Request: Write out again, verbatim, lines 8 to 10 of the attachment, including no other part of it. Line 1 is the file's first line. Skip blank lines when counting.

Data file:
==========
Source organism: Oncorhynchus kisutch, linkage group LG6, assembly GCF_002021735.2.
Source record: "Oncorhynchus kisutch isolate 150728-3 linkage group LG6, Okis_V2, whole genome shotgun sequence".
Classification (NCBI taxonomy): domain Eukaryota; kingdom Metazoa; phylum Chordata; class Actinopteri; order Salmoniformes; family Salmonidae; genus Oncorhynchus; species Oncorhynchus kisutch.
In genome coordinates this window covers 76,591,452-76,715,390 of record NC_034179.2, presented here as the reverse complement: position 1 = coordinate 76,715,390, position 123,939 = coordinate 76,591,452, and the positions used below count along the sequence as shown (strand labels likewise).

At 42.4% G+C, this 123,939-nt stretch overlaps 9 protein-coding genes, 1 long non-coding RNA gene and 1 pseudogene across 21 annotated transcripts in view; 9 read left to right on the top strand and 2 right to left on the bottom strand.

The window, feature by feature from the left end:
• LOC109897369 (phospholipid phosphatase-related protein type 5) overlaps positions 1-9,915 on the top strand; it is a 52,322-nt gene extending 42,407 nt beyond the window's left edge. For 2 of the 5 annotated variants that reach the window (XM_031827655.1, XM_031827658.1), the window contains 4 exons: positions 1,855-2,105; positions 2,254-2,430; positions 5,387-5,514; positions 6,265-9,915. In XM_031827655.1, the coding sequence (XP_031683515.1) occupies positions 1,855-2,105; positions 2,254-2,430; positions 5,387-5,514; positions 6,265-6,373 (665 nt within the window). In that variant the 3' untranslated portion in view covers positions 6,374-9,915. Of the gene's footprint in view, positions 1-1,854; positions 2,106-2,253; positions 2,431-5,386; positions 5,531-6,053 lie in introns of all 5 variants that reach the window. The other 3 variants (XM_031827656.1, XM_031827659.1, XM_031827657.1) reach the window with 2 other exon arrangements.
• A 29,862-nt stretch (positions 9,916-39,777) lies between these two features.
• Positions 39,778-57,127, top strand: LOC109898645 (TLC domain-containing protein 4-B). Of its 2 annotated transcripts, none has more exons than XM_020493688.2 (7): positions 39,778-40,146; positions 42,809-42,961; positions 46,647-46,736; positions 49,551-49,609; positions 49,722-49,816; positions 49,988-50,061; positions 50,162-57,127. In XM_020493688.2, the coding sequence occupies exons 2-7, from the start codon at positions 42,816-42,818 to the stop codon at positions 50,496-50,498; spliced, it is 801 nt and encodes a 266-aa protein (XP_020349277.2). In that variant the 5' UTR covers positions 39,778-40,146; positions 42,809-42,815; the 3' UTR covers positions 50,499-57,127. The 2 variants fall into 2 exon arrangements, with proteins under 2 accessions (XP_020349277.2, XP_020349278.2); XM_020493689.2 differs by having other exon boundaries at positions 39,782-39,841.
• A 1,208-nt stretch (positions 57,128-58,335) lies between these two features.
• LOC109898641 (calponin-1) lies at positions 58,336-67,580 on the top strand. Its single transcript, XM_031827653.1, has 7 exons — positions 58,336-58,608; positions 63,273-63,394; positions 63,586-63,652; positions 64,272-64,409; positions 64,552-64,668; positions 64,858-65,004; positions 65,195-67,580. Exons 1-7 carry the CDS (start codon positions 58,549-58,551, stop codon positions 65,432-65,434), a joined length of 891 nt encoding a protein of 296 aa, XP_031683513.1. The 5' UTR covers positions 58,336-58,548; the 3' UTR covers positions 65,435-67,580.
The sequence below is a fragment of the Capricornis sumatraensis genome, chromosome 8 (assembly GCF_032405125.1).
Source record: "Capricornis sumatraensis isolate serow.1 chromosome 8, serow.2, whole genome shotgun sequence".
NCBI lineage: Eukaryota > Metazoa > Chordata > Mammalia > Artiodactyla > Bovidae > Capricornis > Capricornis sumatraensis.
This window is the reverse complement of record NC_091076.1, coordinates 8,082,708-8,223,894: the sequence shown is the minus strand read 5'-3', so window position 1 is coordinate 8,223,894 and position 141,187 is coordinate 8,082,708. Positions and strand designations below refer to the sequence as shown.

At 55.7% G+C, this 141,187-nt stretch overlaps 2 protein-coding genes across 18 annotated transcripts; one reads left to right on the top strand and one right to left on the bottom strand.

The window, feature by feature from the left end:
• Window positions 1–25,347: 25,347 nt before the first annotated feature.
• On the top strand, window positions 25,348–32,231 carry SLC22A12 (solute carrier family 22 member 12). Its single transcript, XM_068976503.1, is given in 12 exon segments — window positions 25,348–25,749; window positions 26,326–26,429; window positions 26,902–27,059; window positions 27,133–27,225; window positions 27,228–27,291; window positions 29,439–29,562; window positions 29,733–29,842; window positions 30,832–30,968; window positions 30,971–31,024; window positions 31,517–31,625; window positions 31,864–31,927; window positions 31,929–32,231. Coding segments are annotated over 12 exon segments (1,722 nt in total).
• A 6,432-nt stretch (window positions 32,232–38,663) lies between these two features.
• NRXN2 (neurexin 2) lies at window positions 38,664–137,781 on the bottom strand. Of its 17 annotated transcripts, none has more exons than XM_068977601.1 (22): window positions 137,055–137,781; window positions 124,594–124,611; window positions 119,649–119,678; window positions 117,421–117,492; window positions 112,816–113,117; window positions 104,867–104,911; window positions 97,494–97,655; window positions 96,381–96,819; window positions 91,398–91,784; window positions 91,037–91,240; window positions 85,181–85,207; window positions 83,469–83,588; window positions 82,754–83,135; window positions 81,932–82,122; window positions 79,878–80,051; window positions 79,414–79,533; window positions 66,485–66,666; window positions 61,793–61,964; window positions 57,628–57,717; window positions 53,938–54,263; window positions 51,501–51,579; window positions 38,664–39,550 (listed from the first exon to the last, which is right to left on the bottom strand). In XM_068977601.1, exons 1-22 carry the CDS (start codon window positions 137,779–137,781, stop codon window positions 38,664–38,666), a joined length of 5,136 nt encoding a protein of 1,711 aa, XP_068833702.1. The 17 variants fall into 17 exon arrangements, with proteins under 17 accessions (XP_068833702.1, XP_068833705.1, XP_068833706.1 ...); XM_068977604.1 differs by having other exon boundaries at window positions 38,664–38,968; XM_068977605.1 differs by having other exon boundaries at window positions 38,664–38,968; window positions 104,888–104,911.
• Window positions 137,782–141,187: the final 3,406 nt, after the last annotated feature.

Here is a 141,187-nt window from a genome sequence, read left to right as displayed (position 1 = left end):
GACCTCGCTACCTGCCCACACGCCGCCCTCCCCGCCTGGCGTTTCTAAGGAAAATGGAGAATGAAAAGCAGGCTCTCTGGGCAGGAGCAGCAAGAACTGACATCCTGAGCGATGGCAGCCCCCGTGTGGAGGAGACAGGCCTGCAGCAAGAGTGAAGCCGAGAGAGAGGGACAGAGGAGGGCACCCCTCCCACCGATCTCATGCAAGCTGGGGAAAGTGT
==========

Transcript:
• A 29,862-nt stretch (positions 9,916-39,777) lies between these two features.
• Positions 39,778-57,127, top strand: LOC109898645 (TLC domain-containing protein 4-B). Of its 2 annotated transcripts, none has more exons than XM_020493688.2 (7): positions 39,778-40,146; positions 42,809-42,961; positions 46,647-46,736; positions 49,551-49,609; positions 49,722-49,816; positions 49,988-50,061; positions 50,162-57,127. In XM_020493688.2, the coding sequence occupies exons 2-7, from the start codon at positions 42,816-42,818 to the stop codon at positions 50,496-50,498; spliced, it is 801 nt and encodes a 266-aa protein (XP_020349277.2). In that variant the 5' UTR covers positions 39,778-40,146; positions 42,809-42,815; the 3' UTR covers positions 50,499-57,127. The 2 variants fall into 2 exon arrangements, with proteins under 2 accessions (XP_020349277.2, XP_020349278.2); XM_020493689.2 differs by having other exon boundaries at positions 39,782-39,841.
• A 1,208-nt stretch (positions 57,128-58,335) lies between these two features.